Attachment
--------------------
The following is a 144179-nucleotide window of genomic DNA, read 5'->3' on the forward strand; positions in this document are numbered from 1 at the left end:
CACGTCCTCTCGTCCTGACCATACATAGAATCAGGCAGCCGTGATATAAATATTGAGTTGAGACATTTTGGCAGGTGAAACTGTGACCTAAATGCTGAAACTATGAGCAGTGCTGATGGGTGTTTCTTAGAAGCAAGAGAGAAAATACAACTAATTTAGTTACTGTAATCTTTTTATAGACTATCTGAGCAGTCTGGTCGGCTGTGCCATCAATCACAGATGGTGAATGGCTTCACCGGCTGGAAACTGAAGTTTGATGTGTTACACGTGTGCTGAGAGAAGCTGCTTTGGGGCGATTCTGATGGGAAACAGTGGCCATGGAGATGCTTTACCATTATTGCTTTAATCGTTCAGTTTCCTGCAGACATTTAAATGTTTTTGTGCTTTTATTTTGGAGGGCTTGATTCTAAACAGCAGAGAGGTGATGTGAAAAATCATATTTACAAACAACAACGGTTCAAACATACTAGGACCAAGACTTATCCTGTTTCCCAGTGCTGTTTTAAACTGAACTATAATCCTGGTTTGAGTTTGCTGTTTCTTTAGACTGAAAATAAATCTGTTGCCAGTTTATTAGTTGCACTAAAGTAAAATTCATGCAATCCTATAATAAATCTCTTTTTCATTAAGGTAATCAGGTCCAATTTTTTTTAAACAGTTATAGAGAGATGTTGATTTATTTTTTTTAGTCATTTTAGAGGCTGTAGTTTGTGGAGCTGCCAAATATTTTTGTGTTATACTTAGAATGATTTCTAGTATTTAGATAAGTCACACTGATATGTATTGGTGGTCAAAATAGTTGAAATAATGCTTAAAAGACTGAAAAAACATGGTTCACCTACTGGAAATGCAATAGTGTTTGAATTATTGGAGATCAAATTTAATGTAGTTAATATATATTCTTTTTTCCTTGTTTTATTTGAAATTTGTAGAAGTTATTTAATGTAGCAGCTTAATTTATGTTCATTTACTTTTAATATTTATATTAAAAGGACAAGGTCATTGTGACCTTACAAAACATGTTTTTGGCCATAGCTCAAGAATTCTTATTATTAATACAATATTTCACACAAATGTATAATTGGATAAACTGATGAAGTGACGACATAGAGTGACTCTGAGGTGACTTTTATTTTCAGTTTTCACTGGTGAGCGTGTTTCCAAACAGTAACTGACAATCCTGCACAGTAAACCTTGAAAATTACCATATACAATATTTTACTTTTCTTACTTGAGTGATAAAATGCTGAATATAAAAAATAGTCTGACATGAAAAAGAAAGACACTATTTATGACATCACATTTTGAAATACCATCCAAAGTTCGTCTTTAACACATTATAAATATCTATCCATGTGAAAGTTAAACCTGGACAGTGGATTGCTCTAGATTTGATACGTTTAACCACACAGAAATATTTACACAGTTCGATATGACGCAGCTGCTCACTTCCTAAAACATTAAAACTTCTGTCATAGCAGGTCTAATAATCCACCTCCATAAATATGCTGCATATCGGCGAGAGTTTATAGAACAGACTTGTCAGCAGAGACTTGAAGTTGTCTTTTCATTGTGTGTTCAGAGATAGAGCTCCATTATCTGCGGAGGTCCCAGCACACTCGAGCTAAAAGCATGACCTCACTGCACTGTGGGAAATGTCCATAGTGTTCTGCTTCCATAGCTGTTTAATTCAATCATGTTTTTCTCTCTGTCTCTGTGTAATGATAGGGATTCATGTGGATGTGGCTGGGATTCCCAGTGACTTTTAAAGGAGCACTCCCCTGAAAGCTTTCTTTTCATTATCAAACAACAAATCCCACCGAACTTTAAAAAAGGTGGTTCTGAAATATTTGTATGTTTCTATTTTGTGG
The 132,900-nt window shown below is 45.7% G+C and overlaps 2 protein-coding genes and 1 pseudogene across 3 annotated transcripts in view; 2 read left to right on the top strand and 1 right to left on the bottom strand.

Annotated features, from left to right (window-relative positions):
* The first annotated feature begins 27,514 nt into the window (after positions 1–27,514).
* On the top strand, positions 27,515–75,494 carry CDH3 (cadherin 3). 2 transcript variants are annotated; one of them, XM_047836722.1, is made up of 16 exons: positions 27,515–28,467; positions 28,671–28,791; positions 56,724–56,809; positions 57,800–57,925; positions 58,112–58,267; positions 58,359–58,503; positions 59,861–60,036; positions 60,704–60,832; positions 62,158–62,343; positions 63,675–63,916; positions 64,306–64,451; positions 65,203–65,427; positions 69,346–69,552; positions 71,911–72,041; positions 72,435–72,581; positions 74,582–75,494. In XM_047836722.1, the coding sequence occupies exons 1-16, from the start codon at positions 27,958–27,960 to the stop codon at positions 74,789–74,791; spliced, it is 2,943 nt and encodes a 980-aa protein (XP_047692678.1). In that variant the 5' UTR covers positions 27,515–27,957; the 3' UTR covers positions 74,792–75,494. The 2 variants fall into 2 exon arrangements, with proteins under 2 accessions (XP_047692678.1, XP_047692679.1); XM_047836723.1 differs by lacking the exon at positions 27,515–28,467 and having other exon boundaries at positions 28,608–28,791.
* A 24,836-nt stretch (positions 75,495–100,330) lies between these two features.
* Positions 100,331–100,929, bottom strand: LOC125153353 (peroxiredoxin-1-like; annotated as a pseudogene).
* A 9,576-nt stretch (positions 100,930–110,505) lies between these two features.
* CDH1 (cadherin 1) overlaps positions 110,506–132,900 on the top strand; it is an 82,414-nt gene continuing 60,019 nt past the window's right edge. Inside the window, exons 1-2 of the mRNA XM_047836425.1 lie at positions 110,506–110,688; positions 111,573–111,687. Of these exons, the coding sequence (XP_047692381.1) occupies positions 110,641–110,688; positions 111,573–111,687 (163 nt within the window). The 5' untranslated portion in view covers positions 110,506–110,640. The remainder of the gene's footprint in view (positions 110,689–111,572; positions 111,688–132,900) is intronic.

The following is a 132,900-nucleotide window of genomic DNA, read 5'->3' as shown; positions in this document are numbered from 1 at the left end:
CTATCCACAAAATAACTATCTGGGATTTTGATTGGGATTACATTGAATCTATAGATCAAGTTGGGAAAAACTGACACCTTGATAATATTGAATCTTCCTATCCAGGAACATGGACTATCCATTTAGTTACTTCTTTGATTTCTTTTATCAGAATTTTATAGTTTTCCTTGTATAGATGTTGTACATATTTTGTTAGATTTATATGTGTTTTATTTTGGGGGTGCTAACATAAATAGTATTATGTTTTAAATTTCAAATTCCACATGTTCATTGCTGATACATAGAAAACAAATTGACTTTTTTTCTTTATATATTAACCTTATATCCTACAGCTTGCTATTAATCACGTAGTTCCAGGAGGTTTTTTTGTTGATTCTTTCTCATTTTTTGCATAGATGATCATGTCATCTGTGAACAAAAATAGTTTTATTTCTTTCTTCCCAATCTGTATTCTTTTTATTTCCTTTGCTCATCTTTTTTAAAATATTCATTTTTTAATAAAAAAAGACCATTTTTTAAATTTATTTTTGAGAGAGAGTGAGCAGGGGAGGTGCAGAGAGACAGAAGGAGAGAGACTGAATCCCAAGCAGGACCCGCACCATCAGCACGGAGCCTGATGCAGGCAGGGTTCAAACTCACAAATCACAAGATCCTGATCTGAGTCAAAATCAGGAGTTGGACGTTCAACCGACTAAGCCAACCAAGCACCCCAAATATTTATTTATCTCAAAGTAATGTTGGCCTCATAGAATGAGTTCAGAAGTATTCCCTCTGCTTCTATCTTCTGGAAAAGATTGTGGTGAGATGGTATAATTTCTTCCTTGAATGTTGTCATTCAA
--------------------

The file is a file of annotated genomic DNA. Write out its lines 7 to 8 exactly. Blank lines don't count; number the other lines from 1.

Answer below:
* A 24,836-nt stretch (positions 75,495–100,330) lies between these two features.
* Positions 100,331–100,929, bottom strand: LOC125153353 (peroxiredoxin-1-like; annotated as a pseudogene).